**Required math: calculus **

**Required physics: **Schrödinger equation

Reference: Griffiths, David J. (2005), Introduction to Quantum Mechanics, 2nd Edition; Pearson Education – Problem 2.31.

The finite square well has the potential

where is a positive constant energy, and is a constant location on the axis.

The delta function potential can be thought of as the limit of the finite square well as and in such a way that the area of the rectangle in the well is a constant. That is, the integral of the potential is the same in both cases, so that

The energies of the bound states for the even solution of the finite square well are given by

where

Substituting for we get

As , , so becomes very small. In this limit, , so we can approximate equation 3 by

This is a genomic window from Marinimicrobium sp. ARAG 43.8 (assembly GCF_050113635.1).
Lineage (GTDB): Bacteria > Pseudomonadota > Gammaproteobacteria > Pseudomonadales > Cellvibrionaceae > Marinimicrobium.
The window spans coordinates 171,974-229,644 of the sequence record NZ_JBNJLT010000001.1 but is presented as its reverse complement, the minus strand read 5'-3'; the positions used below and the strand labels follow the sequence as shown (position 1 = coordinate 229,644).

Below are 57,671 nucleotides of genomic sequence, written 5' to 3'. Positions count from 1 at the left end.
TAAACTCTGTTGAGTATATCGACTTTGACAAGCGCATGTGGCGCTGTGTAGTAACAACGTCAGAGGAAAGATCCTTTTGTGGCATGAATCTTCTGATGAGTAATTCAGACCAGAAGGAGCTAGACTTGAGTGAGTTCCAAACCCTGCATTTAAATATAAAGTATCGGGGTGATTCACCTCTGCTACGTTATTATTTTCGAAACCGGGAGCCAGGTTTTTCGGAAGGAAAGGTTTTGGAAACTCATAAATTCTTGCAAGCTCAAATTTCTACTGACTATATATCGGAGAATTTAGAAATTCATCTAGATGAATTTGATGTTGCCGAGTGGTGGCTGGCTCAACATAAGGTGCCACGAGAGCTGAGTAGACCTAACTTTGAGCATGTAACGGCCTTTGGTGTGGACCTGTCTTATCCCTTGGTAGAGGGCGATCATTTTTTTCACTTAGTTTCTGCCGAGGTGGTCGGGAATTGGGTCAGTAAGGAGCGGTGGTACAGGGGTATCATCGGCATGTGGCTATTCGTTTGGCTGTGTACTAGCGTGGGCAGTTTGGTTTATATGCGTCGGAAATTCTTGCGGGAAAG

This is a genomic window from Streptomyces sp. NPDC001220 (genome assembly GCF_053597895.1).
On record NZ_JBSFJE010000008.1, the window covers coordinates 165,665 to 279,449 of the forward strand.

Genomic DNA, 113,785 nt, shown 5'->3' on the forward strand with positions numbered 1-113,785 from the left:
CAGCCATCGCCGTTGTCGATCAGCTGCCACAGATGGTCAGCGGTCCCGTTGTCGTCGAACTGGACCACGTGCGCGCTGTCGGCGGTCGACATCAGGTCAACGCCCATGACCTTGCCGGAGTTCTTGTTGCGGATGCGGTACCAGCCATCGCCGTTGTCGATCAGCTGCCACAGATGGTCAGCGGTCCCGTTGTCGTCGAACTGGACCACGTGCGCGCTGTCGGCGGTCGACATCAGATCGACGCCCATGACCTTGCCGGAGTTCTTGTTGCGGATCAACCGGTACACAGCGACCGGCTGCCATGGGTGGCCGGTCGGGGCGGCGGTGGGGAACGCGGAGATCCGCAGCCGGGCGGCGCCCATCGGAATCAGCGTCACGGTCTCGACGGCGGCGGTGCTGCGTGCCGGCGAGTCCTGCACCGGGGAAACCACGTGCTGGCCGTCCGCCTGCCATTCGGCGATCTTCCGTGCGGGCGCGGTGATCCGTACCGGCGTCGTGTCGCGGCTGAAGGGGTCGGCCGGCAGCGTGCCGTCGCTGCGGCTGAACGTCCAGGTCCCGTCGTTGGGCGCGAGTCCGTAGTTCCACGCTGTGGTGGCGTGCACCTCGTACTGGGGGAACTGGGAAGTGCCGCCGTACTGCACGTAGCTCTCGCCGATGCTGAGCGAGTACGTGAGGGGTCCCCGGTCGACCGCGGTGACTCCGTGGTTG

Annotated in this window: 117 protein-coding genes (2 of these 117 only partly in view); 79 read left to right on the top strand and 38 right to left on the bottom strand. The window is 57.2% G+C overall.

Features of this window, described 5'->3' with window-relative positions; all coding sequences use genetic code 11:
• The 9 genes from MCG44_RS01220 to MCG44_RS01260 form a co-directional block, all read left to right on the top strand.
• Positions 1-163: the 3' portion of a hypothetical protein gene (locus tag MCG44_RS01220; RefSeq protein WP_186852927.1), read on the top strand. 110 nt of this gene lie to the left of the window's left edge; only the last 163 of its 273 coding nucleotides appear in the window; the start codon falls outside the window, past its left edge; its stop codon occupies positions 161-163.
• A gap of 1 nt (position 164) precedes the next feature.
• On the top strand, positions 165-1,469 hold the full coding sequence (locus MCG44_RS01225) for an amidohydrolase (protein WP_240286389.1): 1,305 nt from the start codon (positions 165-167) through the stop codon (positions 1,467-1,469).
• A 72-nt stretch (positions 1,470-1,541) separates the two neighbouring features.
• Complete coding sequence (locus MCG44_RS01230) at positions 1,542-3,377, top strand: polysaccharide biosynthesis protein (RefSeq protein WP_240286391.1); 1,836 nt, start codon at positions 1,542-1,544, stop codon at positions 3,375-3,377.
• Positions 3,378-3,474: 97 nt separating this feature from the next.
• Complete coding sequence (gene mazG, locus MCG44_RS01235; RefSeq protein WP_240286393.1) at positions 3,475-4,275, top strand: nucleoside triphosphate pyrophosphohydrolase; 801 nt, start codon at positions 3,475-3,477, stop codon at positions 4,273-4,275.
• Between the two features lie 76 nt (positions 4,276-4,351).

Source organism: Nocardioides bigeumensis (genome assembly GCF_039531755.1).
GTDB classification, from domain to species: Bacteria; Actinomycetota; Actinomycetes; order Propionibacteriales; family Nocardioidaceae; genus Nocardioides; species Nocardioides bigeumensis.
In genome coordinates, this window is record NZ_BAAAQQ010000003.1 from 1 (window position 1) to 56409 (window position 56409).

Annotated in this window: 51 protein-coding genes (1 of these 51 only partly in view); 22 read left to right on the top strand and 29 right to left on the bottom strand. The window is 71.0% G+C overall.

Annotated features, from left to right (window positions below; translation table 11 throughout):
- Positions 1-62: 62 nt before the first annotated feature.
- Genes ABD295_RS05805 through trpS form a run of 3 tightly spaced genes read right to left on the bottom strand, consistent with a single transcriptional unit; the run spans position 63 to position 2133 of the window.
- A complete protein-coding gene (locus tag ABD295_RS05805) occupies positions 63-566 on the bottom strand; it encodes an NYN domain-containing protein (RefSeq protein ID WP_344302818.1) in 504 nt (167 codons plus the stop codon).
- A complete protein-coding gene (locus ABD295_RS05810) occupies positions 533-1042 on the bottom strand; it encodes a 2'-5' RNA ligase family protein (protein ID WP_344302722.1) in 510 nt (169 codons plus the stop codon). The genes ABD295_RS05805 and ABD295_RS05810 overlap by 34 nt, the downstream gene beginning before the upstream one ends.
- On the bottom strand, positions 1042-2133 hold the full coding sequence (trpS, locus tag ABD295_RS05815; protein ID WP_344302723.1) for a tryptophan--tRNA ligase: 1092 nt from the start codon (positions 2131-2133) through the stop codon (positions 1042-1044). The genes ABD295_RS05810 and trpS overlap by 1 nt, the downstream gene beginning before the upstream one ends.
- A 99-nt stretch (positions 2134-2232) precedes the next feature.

If we retain only the term in (discarding higher powers of ), we get

This is the energy we found earlier when analyzing the delta function well.

We can do a similar analysis for the scattering states. The transmission coefficient for the finite square well is

For small we can use the approximation and we get

Substituting for gives

This is the same formula we obtained when analyzing the delta function potential directly.

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